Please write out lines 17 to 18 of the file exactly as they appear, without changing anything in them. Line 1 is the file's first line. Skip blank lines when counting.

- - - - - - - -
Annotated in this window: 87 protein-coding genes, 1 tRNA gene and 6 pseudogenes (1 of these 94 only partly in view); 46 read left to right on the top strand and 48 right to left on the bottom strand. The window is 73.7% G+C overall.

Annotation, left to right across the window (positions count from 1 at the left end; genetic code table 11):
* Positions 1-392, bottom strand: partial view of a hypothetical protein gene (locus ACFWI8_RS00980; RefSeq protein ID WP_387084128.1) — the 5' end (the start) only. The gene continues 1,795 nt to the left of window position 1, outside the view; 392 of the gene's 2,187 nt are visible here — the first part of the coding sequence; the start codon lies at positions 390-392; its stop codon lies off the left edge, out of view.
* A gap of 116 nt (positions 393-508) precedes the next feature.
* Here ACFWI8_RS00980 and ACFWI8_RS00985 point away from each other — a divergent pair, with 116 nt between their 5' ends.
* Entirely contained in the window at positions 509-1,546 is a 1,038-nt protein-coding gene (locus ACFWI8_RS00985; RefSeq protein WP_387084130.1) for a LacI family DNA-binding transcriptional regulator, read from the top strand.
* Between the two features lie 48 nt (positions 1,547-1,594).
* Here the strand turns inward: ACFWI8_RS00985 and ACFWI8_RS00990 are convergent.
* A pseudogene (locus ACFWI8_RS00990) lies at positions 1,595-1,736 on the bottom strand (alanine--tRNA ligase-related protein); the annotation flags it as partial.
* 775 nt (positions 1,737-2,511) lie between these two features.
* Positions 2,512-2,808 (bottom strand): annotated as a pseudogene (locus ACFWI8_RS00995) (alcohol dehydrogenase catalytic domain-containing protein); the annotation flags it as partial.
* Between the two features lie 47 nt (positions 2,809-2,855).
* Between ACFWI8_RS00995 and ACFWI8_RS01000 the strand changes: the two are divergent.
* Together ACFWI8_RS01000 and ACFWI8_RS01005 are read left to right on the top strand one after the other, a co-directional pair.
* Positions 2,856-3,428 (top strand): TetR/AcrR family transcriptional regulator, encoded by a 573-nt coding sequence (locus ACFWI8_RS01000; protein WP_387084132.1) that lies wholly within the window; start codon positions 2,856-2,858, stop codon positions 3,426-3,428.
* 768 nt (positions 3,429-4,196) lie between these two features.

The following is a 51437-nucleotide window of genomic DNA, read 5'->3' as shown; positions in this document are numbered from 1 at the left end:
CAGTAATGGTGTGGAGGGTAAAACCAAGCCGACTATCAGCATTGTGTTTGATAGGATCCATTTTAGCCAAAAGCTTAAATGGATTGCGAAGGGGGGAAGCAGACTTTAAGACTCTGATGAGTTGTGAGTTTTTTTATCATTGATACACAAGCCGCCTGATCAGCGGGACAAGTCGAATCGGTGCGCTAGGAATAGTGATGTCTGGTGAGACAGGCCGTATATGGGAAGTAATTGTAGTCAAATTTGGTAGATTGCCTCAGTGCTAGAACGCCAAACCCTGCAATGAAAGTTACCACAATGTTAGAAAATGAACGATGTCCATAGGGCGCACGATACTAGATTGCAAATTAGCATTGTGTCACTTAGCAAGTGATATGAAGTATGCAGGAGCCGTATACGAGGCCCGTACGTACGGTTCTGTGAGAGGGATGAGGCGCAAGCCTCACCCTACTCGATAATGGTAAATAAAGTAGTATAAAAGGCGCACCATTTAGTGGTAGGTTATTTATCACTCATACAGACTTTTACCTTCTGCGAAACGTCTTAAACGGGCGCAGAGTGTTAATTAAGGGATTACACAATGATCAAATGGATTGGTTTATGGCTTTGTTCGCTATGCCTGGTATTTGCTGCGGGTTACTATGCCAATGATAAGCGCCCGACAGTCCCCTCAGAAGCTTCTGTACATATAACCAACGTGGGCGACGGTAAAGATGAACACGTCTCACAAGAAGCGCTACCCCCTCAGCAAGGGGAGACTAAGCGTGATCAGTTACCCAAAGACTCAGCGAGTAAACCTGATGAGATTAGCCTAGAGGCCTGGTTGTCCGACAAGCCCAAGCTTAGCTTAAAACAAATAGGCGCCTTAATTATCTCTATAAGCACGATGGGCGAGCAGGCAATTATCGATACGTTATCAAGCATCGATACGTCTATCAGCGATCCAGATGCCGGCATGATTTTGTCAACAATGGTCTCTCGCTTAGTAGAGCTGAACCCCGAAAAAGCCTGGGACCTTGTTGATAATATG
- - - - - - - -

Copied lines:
The following is a 51437-nucleotide window of genomic DNA, read 5'->3' as shown; positions in this document are numbered from 1 at the left end:
CAGTAATGGTGTGGAGGGTAAAACCAAGCCGACTATCAGCATTGTGTTTGATAGGATCCATTTTAGCCAAAAGCTTAAATGGATTGCGAAGGGGGGAAGCAGACTTTAAGACTCTGATGAGTTGTGAGTTTTTTTATCATTGATACACAAGCCGCCTGATCAGCGGGACAAGTCGAATCGGTGCGCTAGGAATAGTGATGTCTGGTGAGACAGGCCGTATATGGGAAGTAATTGTAGTCAAATTTGGTAGATTGCCTCAGTGCTAGAACGCCAAACCCTGCAATGAAAGTTACCACAATGTTAGAAAATGAACGATGTCCATAGGGCGCACGATACTAGATTGCAAATTAGCATTGTGTCACTTAGCAAGTGATATGAAGTATGCAGGAGCCGTATACGAGGCCCGTACGTACGGTTCTGTGAGAGGGATGAGGCGCAAGCCTCACCCTACTCGATAATGGTAAATAAAGTAGTATAAAAGGCGCACCATTTAGTGGTAGGTTATTTATCACTCATACAGACTTTTACCTTCTGCGAAACGTCTTAAACGGGCGCAGAGTGTTAATTAAGGGATTACACAATGATCAAATGGATTGGTTTATGGCTTTGTTCGCTATGCCTGGTATTTGCTGCGGGTTACTATGCCAATGATAAGCGCCCGACAGTCCCCTCAGAAGCTTCTGTACATATAACCAACGTGGGCGACGGTAAAGATGAACACGTCTCACAAGAAGCGCTACCCCCTCAGCAAGGGGAGACTAAGCGTGATCAGTTACCCAAAGACTCAGCGAGTAAACCTGATGAGATTAGCCTAGAGGCCTGGTTGTCCGACAAGCCCAAGCTTAGCTTAAAACAAATAGGCGCCTTAATTATCTCTATAAGCACGATGGGCGAGCAGGCAATTATCGATACGTTATCAAGCATCGATACGTCTATCAGCGATCCAGATGCCGGCATGATTTTGTCAACAATGGTCTCTCGCTTAGTAGAGCTGAACCCCGAAAAAGCCTGGGACCTTGTTGATAATATG